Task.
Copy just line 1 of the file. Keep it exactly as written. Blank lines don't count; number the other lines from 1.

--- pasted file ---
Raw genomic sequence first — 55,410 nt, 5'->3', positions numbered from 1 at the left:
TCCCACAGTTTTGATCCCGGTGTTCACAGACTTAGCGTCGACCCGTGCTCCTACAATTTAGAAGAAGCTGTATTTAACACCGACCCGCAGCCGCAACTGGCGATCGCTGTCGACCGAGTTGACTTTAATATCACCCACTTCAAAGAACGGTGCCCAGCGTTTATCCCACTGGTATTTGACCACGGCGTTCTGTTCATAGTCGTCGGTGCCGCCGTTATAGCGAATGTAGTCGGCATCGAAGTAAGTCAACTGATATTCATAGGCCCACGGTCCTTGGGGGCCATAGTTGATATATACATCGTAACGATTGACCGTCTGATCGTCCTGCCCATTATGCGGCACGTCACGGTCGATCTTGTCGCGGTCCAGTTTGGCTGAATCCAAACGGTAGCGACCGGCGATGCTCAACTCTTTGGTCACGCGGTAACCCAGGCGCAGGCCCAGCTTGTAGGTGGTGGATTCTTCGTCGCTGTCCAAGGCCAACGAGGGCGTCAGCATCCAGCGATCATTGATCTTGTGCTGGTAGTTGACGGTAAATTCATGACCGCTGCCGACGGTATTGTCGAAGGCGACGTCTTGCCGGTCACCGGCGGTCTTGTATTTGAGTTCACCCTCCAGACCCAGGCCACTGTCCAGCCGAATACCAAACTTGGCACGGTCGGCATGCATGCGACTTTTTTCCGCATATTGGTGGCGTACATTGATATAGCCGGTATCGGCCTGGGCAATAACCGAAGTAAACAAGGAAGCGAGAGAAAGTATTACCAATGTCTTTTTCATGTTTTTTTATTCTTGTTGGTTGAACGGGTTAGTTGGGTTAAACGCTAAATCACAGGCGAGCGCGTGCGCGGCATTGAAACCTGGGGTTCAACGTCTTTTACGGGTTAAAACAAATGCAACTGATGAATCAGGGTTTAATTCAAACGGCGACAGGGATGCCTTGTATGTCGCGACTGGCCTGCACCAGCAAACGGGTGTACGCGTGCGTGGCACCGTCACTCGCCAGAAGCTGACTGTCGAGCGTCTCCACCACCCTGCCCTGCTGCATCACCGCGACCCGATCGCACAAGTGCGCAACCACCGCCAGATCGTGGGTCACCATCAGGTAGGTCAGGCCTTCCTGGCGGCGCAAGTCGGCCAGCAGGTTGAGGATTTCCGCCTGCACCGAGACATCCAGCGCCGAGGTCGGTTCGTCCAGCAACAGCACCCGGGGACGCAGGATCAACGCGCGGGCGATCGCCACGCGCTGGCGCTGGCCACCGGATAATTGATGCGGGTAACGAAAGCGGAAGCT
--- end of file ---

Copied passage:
Raw genomic sequence first — 55,410 nt, 5'->3', positions numbered from 1 at the left: